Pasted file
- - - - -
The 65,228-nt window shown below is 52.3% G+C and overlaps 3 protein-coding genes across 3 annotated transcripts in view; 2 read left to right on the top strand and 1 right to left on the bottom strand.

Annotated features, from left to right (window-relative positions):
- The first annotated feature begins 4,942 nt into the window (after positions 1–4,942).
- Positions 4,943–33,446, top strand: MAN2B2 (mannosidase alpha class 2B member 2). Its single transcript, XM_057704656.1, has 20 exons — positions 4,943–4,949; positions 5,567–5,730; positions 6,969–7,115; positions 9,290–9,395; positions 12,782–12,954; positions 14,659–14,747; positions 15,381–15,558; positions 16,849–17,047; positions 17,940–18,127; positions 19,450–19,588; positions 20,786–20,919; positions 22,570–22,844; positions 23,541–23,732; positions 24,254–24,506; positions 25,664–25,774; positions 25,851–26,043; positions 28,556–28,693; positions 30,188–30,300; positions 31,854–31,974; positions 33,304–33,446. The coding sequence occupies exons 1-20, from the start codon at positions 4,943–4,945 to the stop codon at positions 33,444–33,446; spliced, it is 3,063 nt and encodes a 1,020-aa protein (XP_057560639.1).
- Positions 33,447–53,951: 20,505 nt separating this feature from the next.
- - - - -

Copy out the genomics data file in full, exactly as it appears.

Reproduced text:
The 65,228-nt window shown below is 52.3% G+C and overlaps 3 protein-coding genes across 3 annotated transcripts in view; 2 read left to right on the top strand and 1 right to left on the bottom strand.

Annotated features, from left to right (window-relative positions):
- The first annotated feature begins 4,942 nt into the window (after positions 1–4,942).
- Positions 4,943–33,446, top strand: MAN2B2 (mannosidase alpha class 2B member 2). Its single transcript, XM_057704656.1, has 20 exons — positions 4,943–4,949; positions 5,567–5,730; positions 6,969–7,115; positions 9,290–9,395; positions 12,782–12,954; positions 14,659–14,747; positions 15,381–15,558; positions 16,849–17,047; positions 17,940–18,127; positions 19,450–19,588; positions 20,786–20,919; positions 22,570–22,844; positions 23,541–23,732; positions 24,254–24,506; positions 25,664–25,774; positions 25,851–26,043; positions 28,556–28,693; positions 30,188–30,300; positions 31,854–31,974; positions 33,304–33,446. The coding sequence occupies exons 1-20, from the start codon at positions 4,943–4,945 to the stop codon at positions 33,444–33,446; spliced, it is 3,063 nt and encodes a 1,020-aa protein (XP_057560639.1).
- Positions 33,447–53,951: 20,505 nt separating this feature from the next.